West Nile Virus
What is West Nile Virus?
West Nile virus is a disease that is spread by mosquitoes. Mosquitos get West Nile virus when they feed on birds that are already infected with the virus. Mosquitos then spread the disease to humans and animals when they bite. West Nile virus cannot be spread from person to person or by coming in contact with pets or animals that have the virus.
Only a small percentage of mosquitos carry West Nile Virus and most people who are infected don’t experience any signs or symptoms. In less than 1 percent of cases, the virus can cause serious complications such as encephalitis, an inflammation of the brain that can cause brain damage.
There is no specific treatment for West Nile virus, just supportive care such as rest, hydration and medications to help the symptoms. Most people infected with West Nile virus recover completely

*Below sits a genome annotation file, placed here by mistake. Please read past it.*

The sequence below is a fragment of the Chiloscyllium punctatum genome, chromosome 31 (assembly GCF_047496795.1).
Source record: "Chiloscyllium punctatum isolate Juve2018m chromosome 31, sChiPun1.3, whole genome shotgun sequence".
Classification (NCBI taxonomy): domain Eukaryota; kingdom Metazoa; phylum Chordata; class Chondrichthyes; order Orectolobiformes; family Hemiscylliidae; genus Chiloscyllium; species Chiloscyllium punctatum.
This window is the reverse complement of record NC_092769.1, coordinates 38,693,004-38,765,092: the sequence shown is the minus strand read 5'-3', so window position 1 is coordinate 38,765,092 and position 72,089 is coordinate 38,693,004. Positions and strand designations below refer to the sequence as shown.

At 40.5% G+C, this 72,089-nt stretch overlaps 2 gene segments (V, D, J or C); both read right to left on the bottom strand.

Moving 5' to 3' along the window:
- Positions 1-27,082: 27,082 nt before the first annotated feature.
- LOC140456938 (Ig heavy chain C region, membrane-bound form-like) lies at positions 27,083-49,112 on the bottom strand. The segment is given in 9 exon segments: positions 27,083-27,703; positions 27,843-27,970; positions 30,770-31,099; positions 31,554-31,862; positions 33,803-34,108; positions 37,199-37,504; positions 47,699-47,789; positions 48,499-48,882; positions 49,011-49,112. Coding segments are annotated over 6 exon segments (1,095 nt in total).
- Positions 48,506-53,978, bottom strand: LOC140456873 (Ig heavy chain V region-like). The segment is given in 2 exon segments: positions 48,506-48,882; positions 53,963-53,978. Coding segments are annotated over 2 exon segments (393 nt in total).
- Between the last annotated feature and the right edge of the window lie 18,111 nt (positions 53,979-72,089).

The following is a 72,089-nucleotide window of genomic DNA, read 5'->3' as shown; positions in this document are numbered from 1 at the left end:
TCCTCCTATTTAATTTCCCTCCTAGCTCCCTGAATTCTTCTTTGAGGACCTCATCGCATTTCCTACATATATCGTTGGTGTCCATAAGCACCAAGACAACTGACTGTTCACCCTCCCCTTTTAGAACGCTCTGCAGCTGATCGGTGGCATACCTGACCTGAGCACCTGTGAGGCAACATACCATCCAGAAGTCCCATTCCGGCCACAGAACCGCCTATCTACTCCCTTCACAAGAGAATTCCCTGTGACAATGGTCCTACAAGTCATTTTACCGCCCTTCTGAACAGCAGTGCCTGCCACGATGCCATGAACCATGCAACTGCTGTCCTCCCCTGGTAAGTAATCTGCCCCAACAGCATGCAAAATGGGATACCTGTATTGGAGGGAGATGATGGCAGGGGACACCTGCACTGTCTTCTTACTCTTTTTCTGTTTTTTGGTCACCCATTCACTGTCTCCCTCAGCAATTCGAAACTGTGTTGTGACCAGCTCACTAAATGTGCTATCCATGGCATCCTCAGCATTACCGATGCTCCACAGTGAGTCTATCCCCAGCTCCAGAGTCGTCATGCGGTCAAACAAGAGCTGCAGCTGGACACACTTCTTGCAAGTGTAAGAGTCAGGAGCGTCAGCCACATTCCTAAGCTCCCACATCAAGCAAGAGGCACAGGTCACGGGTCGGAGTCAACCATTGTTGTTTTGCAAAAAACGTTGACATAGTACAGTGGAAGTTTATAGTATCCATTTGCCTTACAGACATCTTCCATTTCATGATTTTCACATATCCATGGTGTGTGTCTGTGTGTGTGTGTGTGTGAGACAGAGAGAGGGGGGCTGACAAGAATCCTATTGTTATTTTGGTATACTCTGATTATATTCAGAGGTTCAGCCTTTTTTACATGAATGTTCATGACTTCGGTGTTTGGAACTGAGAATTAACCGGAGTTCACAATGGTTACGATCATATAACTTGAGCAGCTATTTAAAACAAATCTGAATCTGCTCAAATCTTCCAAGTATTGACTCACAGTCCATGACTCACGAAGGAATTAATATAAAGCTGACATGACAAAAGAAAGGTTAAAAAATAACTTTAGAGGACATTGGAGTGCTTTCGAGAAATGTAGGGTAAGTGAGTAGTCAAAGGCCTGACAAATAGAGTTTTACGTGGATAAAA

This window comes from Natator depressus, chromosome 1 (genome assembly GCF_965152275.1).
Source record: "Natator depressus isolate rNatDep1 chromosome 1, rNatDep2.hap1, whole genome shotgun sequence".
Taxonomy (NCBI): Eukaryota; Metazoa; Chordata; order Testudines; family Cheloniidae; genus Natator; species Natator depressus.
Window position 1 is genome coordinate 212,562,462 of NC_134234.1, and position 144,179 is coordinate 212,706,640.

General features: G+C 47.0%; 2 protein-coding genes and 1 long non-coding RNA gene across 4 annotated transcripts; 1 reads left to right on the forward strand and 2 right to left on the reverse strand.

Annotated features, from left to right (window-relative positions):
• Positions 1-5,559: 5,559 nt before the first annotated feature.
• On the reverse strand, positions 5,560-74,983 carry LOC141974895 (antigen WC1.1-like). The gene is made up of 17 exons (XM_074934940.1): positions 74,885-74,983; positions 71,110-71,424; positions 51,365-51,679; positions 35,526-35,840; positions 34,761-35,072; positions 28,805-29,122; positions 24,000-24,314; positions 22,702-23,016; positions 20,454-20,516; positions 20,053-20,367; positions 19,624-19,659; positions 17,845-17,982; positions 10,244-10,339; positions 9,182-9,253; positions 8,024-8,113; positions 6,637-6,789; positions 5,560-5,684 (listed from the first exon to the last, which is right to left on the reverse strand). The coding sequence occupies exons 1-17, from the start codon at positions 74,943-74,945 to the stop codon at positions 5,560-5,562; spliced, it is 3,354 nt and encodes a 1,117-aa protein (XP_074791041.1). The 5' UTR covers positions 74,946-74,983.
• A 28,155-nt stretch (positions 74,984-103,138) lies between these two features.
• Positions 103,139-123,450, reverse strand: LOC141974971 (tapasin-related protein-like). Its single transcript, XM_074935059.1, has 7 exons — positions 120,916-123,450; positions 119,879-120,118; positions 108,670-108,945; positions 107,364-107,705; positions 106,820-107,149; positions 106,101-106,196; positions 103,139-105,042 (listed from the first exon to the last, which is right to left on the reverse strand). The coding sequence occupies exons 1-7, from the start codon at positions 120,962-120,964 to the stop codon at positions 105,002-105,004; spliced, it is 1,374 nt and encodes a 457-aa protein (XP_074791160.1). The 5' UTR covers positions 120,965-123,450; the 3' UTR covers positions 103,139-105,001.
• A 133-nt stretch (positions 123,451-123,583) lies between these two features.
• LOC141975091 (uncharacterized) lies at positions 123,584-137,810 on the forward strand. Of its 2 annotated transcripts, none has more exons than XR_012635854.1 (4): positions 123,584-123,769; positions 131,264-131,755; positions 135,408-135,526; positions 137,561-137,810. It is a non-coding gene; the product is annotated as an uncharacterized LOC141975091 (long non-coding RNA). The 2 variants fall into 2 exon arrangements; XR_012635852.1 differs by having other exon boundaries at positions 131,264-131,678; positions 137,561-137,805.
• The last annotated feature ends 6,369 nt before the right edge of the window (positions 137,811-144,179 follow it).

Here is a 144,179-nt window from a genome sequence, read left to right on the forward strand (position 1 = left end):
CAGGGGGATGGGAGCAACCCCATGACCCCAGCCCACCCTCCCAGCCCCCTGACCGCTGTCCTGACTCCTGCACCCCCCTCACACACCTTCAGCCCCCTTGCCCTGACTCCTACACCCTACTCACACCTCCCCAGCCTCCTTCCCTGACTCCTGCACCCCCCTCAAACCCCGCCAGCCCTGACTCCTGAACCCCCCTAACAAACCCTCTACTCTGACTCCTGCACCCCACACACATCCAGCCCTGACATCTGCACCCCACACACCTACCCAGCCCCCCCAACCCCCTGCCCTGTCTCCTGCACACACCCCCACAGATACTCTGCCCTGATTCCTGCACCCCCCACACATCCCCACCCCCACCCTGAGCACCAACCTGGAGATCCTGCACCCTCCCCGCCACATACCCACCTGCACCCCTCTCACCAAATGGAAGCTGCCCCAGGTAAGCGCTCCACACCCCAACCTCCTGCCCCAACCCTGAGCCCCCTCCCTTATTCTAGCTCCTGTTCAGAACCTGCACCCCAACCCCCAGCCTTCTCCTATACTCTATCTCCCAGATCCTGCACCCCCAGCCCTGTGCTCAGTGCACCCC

The best way to prevent infection is to avoid mosquito bites by using repellent and other measures.
|Avoiding mosquito and insect bites |
Learn more about insect bites in the article More bugs and bites? Protect your child from ticks and mosquitoes this season, posted on Thriving, Boston Children’s Hospital’s pediatric health blog.
West Nile Virus: Reviewed by Claire McCarthy, MD
© Boston Children’s Hospital, 2012